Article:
A research team in Antarctica is hunted by a shape-shifting alien that assumes the appearance of its victims. (IMDb)
Here’s the thing (sorry not sorry), this would’ve been a good movie even without those glorious and gutsy practical effects: the slow-burning plot of discovery and suspicion, the freezing Antarctica setting, the simmering tension and subtle chills of the ambiguous ending (“Why don’t we just wait here for a little while, see what happens?”). But then you add in a cavity with teeth (hah), a spider-head (“You gotta be fuckin’ kidding”), and an octopus dog and The Thing goes from good to great.
MacReady: Somebody in this camp ain’t what he appears to be. Right now that maybe one or two of us. By spring, it could be all of us.
A faded television actor and his stunt double strive to achieve fame and success in the film industry during the final years of Hollywood’s Golden Age in 1969 Los Angeles. (IMDb)
Keep it about Rick’s friendship with Cliff and him battling insecurity while trying to recharge his career and this would’ve been great; the leading men are excellent and the movie set scenes are engaging. Unfortunately this compelling arc is smothered by endless drawn-out scenes that do nothing but unload historical references (the pointless narration near the end is painful) and show off impressive production design. And so even the wild climax felt empty because nothing built up to it.
SECOND WATCH (12/02/19):
On first blush it’s nicely crafted but its one compelling arc (Rick’s disillusionment/friendship with Cliff) is squashed by a bevy of boring referential scenes disconnected from the shocking but empty climax. Upon closer inspection, many delightful details emerge to reveal a fascinating web of narratives meta-commenting on storytelling and identity–yet they also make plain the film’s ugly misogyny, misguided revisionism, and gross glorification of cowboy violence, especially in the climax.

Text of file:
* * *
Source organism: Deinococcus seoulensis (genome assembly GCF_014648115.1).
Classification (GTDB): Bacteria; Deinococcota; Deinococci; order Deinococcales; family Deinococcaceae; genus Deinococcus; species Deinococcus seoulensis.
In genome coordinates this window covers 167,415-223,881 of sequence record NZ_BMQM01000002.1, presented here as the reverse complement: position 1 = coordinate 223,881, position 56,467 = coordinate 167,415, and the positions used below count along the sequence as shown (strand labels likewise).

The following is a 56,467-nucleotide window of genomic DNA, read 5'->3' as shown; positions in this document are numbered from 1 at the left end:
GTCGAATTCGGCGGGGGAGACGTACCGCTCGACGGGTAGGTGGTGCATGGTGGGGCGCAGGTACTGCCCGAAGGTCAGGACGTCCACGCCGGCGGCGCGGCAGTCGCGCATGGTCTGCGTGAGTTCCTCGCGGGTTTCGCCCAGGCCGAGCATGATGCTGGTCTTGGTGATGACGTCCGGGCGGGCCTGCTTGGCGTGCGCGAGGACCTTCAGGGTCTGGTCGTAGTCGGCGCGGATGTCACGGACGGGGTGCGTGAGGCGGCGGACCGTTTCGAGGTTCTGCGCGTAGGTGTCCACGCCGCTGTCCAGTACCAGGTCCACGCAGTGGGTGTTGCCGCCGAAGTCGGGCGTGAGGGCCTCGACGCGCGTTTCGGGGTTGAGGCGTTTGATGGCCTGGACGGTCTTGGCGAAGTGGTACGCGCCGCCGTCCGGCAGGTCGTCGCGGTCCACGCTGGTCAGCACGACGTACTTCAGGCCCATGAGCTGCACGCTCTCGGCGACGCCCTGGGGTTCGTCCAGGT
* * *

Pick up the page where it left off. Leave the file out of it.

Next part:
A dramatization of the disaster in April 2010, when the offshore drilling rig called the Deepwater Horizon exploded, resulting in the worst oil spill in American history. (IMDb)
The build-up is perfect, right from the chilling opening “spoiler” audio: Excellent foreshadows (see the coke can) and an eerie soundtrack keep you on the edge of your seat amidst the well-crafted sense of normalcy (the jargon-heavy dialogue does a great job here), with the classic tension between money and safety excellently executed (Malkovich’s Vidrine is a chilling adversary). The explosion-heavy scenes that follow start to tire, but an emotionally potent epilogue is suitably cathartic.
Set to the backdrop of Awesome Mixtape #2, ‘Guardians of the Galaxy Vol. 2’ continues the team’s adventures as they unravel the mystery of Peter Quill’s true parentage. (IMDb)
A patient, layered narrative does a remarkable job at developing our beloved characters (though some arcs are better than others: Rocket, Yondu, and the touching epilogue > the crazy sisters). Add in shiploads of comedy (not all of it lands, but Drax is always a delight) and this sequel’s almost more like a quirky dramedy set in a colourful 80s-tinged space setting than a superhero flick at times (standard “blow it up” climax aside), which is refreshing–as is the more subtly sinister villain.
7.5/10 (Really Good)
Two childhood friends find themselves forced to become enemies. (IMDb)
The “friends forced to be enemies” premise would have resonated more if the film had dwelt more on the fox and the hound being both. As it is, it’s mostly forgettable fluff with a few good action sequences and hardly any humour, and with its unmemorable–unusually so by Disney standards–secondary characters and songs there’s not much to distract from it. Only the ever-so-slight side-plot with the odd-couple birds and the caterpillar ever really catches your fancy after all is said and done.
Crunch Calhoun, a semi-reformed art thief, agrees to get his old gang back together to pull off one last heist. (IMDb)
There’s good humour here, but the editing feels like a cheap Ocean’s knock-off, the cast’s charisma and chemistry is inconsistent (Dillon is good and Baruchel does his job as comic relief, but Welsh is annoying, “Lola” inconsequential, and Russell overacts), the heists, while fun, are too brief, and the final twist has unconvincing build-up, is revealed much too quickly to revel in, and is anti-climatic to boot. There’s enough here to keep a caper film fan interested, but not enough to satisfy.